Between quality and control: what can we learn from higher education quality assurance policy in the Netherlands

Aijing Chu* (Corresponding Author), Don F. Westerheijden

*Corresponding author for this work

Research output: Contribution to journalArticleAcademicpeer-review

2 Citations (Scopus)
1 Downloads (Pure)

Abstract

Among pioneering European countries who started to establish a formal higher education quality assurance system in the 1980s, the Netherlands adopted one based on peer review and quality enhancement, which was replaced in 2003 by an accountability-oriented accreditation system under the substantial influence of the Bologna Process. Recently, the emphasis is being put on institutional audit to restore a culture of quality within higher education institutions. This article addresses the question of what the higher education worldwide can learn from the evolution of Dutch quality assurance policy concerning control, the balance between accountability and quality improvement and trust. Finally, recent adaptations to the current, third, round of accreditation are also addressed in this context.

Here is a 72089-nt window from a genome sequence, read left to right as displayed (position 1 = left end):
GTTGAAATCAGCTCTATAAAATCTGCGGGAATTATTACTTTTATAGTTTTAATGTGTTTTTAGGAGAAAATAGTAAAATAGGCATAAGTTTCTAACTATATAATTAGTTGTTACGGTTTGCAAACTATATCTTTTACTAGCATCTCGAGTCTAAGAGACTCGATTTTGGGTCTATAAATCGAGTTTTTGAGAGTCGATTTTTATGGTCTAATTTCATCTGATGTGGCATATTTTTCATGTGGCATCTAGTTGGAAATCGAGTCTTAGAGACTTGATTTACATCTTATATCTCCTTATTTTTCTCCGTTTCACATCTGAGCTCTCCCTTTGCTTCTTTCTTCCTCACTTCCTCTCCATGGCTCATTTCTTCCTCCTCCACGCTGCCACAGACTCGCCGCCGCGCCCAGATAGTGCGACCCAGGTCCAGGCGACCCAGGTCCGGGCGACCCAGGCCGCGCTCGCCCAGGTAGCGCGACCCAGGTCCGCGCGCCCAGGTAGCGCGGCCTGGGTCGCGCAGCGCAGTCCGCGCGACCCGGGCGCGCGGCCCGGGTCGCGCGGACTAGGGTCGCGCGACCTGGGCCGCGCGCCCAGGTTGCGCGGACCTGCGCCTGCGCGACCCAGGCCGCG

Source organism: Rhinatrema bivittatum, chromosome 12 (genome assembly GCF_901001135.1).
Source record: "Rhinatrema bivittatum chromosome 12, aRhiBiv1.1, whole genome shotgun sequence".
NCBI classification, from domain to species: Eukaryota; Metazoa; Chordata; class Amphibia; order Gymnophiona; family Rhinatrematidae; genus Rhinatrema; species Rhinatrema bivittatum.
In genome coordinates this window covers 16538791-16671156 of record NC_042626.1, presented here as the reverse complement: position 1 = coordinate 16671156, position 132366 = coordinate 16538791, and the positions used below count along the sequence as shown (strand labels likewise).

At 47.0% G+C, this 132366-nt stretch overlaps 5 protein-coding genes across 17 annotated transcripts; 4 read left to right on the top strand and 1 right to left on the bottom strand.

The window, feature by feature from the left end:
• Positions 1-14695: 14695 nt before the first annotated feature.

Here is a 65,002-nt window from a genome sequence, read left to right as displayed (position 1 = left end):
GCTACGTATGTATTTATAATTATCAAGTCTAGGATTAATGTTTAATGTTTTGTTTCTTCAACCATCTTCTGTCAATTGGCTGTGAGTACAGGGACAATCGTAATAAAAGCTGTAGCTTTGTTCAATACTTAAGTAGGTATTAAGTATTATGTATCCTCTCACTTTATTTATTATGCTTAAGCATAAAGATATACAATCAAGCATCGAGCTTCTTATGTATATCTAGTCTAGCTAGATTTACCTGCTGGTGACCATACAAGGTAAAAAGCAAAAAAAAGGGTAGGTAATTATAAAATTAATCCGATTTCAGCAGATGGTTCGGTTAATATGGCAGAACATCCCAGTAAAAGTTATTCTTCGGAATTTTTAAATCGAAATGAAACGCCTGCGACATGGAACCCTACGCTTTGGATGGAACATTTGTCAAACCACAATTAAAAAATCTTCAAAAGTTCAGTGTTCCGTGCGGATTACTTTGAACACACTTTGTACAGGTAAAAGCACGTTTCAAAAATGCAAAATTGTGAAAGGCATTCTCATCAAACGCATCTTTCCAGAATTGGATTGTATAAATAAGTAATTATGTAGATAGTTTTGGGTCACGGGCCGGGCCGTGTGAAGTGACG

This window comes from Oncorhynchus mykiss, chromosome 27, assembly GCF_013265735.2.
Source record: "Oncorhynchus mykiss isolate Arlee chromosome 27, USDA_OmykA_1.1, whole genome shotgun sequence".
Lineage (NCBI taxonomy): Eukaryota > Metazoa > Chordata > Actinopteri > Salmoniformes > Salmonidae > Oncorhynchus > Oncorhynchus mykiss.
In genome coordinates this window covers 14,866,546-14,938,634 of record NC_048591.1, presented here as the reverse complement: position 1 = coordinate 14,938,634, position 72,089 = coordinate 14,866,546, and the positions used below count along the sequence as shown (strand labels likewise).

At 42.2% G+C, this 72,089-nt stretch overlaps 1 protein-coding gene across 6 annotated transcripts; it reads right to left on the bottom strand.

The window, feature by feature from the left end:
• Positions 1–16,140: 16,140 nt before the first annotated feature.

Original languageEnglish
Pages (from-to)260-270
Number of pages11
JournalQuality in higher education
Volume24
Issue number3
DOIs
Publication statusPublished - 11 Jan 2019

Keywords

  • UT-Hybrid-D
  • higher education quality assurance
  • programme accreditation
  • quality culture
  • quality improvement
  • The Netherlands
  • accountability

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